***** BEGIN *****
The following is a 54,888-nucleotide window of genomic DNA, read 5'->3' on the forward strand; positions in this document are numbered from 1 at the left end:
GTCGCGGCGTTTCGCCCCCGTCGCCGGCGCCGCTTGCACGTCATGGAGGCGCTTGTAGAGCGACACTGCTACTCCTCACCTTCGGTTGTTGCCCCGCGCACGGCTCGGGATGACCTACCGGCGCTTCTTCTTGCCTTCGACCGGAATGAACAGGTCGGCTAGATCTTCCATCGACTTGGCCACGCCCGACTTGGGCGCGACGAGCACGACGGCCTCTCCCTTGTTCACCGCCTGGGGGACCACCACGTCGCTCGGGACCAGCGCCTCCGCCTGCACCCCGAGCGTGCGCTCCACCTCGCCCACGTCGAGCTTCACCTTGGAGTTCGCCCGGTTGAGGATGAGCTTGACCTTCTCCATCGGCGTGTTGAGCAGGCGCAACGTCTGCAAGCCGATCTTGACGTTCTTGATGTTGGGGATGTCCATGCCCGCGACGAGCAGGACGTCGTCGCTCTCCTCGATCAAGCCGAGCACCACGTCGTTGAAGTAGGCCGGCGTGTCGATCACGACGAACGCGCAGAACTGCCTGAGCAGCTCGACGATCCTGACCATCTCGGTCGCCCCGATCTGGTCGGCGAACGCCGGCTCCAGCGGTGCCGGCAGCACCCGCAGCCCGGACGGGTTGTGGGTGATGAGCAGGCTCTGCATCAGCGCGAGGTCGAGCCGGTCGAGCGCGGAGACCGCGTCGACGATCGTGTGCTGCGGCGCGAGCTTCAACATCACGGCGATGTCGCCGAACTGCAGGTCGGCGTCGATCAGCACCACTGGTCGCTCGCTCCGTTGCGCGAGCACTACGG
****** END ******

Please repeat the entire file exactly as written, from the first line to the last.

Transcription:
The following is a 54,888-nucleotide window of genomic DNA, read 5'->3' on the forward strand; positions in this document are numbered from 1 at the left end:
GTCGCGGCGTTTCGCCCCCGTCGCCGGCGCCGCTTGCACGTCATGGAGGCGCTTGTAGAGCGACACTGCTACTCCTCACCTTCGGTTGTTGCCCCGCGCACGGCTCGGGATGACCTACCGGCGCTTCTTCTTGCCTTCGACCGGAATGAACAGGTCGGCTAGATCTTCCATCGACTTGGCCACGCCCGACTTGGGCGCGACGAGCACGACGGCCTCTCCCTTGTTCACCGCCTGGGGGACCACCACGTCGCTCGGGACCAGCGCCTCCGCCTGCACCCCGAGCGTGCGCTCCACCTCGCCCACGTCGAGCTTCACCTTGGAGTTCGCCCGGTTGAGGATGAGCTTGACCTTCTCCATCGGCGTGTTGAGCAGGCGCAACGTCTGCAAGCCGATCTTGACGTTCTTGATGTTGGGGATGTCCATGCCCGCGACGAGCAGGACGTCGTCGCTCTCCTCGATCAAGCCGAGCACCACGTCGTTGAAGTAGGCCGGCGTGTCGATCACGACGAACGCGCAGAACTGCCTGAGCAGCTCGACGATCCTGACCATCTCGGTCGCCCCGATCTGGTCGGCGAACGCCGGCTCCAGCGGTGCCGGCAGCACCCGCAGCCCGGACGGGTTGTGGGTGATGAGCAGGCTCTGCATCAGCGCGAGGTCGAGCCGGTCGAGCGCGGAGACCGCGTCGACGATCGTGTGCTGCGGCGCGAGCTTCAACATCACGGCGATGTCGCCGAACTGCAGGTCGGCGTCGATCAGCACCACTGGTCGCTCGCTCCGTTGCGCGAGCACTACGG